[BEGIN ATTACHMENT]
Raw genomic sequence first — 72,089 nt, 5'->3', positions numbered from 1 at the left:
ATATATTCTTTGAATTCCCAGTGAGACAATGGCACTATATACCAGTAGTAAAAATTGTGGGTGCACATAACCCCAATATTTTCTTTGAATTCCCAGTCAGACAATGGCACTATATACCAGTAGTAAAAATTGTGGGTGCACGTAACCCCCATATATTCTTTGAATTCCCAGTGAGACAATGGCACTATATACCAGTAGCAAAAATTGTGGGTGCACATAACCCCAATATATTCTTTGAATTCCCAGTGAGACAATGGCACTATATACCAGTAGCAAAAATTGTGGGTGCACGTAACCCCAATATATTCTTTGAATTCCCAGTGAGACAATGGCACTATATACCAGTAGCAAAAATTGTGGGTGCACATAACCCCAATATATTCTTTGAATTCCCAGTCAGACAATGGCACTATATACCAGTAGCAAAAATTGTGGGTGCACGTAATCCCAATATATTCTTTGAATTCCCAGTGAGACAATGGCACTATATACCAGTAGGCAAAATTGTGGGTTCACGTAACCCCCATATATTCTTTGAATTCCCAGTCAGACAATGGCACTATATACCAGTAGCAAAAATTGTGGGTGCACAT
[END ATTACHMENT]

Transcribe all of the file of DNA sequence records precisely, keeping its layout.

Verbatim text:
Raw genomic sequence first — 72,089 nt, 5'->3', positions numbered from 1 at the left:
ATATATTCTTTGAATTCCCAGTGAGACAATGGCACTATATACCAGTAGTAAAAATTGTGGGTGCACATAACCCCAATATTTTCTTTGAATTCCCAGTCAGACAATGGCACTATATACCAGTAGTAAAAATTGTGGGTGCACGTAACCCCCATATATTCTTTGAATTCCCAGTGAGACAATGGCACTATATACCAGTAGCAAAAATTGTGGGTGCACATAACCCCAATATATTCTTTGAATTCCCAGTGAGACAATGGCACTATATACCAGTAGCAAAAATTGTGGGTGCACGTAACCCCAATATATTCTTTGAATTCCCAGTGAGACAATGGCACTATATACCAGTAGCAAAAATTGTGGGTGCACATAACCCCAATATATTCTTTGAATTCCCAGTCAGACAATGGCACTATATACCAGTAGCAAAAATTGTGGGTGCACGTAATCCCAATATATTCTTTGAATTCCCAGTGAGACAATGGCACTATATACCAGTAGGCAAAATTGTGGGTTCACGTAACCCCCATATATTCTTTGAATTCCCAGTCAGACAATGGCACTATATACCAGTAGCAAAAATTGTGGGTGCACAT